10 Things You Didn’t Know About Koalas
Sure, they're cute, and they certainly look cuddly. But here are a few surprising things you might not have known about koalas.
1. Koalas hug trees to keep cool.
Scientists used thermal cameras to watch koalas hanging out in trees. They saw that when the weather was warm, the animals moved to lower parts of the trees and pressed themselves close to the trunks, wedging their butts right into the coolest spots.
2. Koalas exhibit same-sex mating behavior.
In captivity, sexual encounters among koalas have been known to involve up to five females. They last twice as long as female-male encounters.
3. Up to 90 percent of female koalas have chlamydia.
Predators aren’t that important to koala population control, but chlamydia might be. In the late '90s, chlamydia-free koalas were introduced into Mount Eccles National Park in Victoria, which had a huge Manna Gum tree population. Without chlamydia to control the population, koala numbers doubled every few years, and thousands of hectares of forest were at threat until hormonal contraception was introduced. In other areas where chlamydia-free koalas were introduced, the koalas killed the trees and then died of starvation [PDF]. When koalas are stressed, chlamydia—which is normally harmless—limits the population growth. Now, rather than overpopulation, a combination of habitat loss and a retrovirus is making chlamydia a problem even as the population dwindles.
4. Koalas fingerprints are virtually indistinguishable from human ones.
Koala fingerprints can be mistaken for one another in criminal investigations. The animals' hands are covered in warts.
5. Koalas are extremely picky eaters.
Koalas eat around half a kilogram of eucalyptus leaves a day. They’re very picky, tending to choose around 30 of the 600 varieties of eucalyptus trees out there. Koalas prefer large trees, but avoid those with low protein content and nauseating toxins. The problem is that two trees of the same species right next to each other can have wildly different toxin levels, forcing the koala to rely on their smell. Eucalyptus leaves are very low in calcium, forcing the koalas to go to the ground and eat dirt. They are reported to smell like cough drops because of all that eucalyptus.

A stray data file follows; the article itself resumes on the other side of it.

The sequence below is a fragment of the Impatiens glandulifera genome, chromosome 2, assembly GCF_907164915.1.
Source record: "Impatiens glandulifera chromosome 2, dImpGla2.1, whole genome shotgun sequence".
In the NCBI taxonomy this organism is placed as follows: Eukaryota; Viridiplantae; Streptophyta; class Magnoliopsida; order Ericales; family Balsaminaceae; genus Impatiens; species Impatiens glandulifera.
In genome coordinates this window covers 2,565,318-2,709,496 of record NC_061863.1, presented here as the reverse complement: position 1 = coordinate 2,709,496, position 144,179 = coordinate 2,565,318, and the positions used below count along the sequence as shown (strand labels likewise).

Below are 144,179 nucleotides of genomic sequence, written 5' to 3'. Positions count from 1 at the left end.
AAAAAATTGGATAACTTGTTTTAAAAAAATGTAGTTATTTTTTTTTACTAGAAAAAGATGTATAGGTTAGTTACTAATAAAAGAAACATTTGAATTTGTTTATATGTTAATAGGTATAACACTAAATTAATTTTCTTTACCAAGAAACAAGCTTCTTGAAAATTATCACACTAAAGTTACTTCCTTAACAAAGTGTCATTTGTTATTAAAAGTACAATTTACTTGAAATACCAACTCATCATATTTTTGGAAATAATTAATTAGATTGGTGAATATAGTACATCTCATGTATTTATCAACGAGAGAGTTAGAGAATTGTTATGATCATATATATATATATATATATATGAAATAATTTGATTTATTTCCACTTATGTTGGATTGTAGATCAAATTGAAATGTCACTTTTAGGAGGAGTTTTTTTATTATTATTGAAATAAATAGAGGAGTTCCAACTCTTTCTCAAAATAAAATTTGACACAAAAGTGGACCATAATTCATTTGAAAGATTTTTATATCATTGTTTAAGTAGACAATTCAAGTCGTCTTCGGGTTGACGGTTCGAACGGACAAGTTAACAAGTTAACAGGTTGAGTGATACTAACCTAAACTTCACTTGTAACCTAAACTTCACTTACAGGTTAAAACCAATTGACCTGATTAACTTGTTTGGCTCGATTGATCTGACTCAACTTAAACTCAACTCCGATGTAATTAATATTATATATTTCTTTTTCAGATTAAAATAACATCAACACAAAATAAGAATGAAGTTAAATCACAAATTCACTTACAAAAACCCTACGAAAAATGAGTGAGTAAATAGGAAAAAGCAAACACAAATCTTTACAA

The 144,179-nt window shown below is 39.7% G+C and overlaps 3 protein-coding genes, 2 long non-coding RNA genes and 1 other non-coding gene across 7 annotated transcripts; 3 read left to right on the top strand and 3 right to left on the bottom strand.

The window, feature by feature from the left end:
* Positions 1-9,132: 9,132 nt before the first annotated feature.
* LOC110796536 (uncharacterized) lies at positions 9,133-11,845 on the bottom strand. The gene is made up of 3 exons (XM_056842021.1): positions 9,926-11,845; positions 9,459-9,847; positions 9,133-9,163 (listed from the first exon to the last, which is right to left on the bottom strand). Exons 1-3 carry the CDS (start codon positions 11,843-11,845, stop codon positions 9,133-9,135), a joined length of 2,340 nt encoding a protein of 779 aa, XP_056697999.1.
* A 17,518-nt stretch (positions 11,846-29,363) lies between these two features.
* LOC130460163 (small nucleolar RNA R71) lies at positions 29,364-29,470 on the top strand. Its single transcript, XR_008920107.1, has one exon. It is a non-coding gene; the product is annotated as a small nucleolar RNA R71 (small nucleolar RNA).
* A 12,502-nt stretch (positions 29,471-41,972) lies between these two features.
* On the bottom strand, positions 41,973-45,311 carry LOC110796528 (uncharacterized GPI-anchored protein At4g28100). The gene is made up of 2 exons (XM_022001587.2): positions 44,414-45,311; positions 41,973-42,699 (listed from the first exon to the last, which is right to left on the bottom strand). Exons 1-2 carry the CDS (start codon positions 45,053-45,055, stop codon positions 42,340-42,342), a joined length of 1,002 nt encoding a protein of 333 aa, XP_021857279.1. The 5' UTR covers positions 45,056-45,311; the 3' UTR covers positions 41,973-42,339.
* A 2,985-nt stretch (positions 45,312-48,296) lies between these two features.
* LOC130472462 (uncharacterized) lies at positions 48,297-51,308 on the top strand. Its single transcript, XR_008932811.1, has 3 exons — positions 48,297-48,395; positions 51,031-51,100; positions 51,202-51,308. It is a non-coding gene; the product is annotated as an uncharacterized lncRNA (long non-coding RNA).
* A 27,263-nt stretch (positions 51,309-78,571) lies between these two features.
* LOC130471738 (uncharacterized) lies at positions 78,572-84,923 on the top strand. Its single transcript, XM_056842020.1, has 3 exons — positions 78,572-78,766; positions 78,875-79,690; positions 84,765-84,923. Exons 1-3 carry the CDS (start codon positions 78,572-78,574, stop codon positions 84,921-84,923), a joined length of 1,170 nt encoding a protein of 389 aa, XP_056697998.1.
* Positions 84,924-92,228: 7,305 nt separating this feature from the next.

6. Koalas sleep a lot.
Because of their diet, koalas have an unusually large cecum—the beginning of the large intestine—to help them digest their diet of eucalyptus leaves. On the other hand, they have tiny brains because brains use a lot of energy and their diets don’t give them much to work with. They can only stay awake for four hours a day.
7. Koala joeys feed on their mother’s "pap."
Pap is a kind of soup that forms in a mother koala's cecum and is excreted—so yes, baby koalas eat their mother’s droppings. The stuff is full of microorganisms to get their tiny digestive tracts ready for a lifetime of toxic leaves for lunch.
8. The animal's scientific name, Phascolarctos cinereus, loosely means "ash-gray pocket-bear."
Koalas are not bears, however: They’re marsupials. Their closest living relative is the wombat.
9. The word koala comes from an Aboriginal language.
Koala derives from the Dharug language, which was spoken by the Darug people living in present-day New South Wales, and has also been written as koola, kulla, and kula.
10. Koalas sometimes have white fur.
Though extremely rare, koalas with fur in a color other than gray have been documented. Mick, an incredibly rare white koala with white fur and dark eyes and nose, was treated at the Port Macquarie Koala Hospital in 2007 and released. Albino koalas are white with pink eyes and noses; one was born at the San Diego Zoo in 1985.